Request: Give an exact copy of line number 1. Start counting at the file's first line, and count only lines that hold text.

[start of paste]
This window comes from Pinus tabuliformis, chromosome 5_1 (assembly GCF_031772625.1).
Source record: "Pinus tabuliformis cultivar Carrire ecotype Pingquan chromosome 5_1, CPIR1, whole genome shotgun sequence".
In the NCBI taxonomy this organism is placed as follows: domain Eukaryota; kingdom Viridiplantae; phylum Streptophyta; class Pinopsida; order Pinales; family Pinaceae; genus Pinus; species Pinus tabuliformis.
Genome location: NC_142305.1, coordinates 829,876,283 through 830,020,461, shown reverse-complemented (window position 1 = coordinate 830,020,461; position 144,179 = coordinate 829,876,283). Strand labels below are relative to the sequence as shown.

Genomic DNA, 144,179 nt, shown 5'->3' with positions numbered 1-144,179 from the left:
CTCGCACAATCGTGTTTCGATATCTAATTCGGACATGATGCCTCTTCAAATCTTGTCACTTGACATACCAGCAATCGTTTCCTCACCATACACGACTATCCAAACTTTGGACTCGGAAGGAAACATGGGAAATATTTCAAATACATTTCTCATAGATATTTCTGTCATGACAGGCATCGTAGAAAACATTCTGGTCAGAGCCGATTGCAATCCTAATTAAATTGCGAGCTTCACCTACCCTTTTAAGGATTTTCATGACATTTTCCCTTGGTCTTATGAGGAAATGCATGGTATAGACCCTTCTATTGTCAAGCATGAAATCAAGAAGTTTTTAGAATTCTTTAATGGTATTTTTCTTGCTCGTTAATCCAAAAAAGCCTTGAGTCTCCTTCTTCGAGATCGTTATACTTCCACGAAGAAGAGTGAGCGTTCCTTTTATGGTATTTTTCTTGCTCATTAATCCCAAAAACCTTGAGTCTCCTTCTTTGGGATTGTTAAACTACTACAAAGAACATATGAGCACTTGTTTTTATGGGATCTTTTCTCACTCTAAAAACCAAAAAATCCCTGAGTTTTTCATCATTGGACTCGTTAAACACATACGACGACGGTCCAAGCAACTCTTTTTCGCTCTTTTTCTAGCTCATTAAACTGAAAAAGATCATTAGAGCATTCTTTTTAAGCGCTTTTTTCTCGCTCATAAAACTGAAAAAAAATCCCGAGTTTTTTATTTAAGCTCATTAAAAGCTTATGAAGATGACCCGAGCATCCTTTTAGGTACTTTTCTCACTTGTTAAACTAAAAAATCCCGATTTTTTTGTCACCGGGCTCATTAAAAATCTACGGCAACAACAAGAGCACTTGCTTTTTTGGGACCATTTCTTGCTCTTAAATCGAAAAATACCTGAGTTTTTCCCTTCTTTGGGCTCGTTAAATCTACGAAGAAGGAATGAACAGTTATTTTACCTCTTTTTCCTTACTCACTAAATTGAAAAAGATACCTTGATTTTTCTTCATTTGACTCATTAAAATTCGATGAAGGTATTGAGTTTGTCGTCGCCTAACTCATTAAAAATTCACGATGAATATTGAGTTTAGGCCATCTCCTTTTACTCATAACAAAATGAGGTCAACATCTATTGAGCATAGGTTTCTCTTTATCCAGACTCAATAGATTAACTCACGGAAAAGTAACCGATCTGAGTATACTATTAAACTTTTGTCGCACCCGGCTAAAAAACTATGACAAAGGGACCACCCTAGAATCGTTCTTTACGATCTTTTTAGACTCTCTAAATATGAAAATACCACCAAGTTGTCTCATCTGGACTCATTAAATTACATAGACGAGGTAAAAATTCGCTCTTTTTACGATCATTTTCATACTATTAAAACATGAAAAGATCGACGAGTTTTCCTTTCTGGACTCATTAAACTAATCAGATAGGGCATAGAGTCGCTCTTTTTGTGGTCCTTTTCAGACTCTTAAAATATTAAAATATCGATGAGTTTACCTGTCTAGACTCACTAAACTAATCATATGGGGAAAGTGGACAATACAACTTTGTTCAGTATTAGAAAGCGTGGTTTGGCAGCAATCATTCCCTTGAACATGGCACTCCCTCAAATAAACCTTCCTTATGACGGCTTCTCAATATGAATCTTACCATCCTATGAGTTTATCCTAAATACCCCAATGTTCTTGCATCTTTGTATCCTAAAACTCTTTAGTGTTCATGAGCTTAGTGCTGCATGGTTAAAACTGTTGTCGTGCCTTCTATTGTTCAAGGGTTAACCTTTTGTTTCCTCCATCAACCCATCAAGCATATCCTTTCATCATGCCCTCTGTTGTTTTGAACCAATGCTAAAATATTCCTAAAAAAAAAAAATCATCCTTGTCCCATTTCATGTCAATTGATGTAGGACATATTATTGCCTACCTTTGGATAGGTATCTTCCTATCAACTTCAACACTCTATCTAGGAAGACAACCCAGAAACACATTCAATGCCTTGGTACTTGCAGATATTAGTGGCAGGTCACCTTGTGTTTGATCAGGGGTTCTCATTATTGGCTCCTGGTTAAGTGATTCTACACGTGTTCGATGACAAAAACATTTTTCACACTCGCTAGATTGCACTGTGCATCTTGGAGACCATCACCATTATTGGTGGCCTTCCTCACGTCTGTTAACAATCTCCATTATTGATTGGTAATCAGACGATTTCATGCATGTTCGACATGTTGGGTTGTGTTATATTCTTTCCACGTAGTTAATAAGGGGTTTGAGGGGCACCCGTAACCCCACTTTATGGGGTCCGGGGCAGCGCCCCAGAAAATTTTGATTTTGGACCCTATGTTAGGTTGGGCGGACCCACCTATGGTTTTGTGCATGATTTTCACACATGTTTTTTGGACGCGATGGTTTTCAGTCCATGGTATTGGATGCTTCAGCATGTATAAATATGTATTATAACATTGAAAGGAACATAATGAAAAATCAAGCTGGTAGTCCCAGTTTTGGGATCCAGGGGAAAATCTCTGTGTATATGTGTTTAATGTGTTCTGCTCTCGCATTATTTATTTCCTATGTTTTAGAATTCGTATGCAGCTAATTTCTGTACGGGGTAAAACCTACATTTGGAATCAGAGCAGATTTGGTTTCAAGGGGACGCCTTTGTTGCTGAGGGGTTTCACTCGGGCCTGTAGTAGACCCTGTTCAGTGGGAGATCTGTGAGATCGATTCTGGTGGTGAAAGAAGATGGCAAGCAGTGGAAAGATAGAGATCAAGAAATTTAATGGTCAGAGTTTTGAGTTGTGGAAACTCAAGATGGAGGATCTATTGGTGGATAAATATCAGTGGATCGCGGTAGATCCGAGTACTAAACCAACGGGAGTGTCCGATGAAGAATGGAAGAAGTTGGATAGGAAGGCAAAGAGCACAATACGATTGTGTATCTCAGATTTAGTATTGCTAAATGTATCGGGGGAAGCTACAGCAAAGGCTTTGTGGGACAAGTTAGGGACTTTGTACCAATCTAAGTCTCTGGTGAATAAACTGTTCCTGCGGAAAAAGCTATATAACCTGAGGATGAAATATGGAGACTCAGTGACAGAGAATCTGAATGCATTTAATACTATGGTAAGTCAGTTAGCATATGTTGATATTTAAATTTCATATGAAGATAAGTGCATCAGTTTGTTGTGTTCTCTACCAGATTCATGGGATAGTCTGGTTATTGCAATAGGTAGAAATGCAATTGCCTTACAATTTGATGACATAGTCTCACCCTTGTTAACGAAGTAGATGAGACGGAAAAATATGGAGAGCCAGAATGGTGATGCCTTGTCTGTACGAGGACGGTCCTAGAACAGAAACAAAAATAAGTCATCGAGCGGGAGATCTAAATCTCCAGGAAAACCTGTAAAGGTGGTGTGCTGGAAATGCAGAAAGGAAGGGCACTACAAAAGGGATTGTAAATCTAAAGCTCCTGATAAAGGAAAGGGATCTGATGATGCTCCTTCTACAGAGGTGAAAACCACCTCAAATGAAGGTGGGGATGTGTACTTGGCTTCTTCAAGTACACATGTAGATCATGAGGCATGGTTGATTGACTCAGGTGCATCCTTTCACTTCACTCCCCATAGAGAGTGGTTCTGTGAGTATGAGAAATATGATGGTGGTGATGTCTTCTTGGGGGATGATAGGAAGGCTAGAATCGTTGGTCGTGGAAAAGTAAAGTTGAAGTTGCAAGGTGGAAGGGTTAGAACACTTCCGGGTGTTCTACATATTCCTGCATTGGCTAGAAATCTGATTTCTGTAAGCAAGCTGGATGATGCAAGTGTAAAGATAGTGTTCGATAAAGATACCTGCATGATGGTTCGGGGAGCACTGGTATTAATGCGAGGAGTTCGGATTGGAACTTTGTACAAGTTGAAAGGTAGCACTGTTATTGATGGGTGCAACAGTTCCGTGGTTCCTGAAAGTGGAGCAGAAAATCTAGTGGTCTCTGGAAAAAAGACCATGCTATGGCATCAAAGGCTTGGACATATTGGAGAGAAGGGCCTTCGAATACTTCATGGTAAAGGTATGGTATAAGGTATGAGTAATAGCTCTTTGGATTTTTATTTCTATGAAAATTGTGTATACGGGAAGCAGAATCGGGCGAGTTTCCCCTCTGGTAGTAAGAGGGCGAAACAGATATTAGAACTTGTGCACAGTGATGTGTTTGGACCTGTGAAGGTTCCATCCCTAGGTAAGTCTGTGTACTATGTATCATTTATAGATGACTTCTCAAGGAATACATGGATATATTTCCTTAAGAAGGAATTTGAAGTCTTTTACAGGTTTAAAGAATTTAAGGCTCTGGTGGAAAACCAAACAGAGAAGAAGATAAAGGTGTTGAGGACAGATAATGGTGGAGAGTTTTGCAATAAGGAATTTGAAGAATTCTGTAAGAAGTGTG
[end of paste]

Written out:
This window comes from Pinus tabuliformis, chromosome 5_1 (assembly GCF_031772625.1).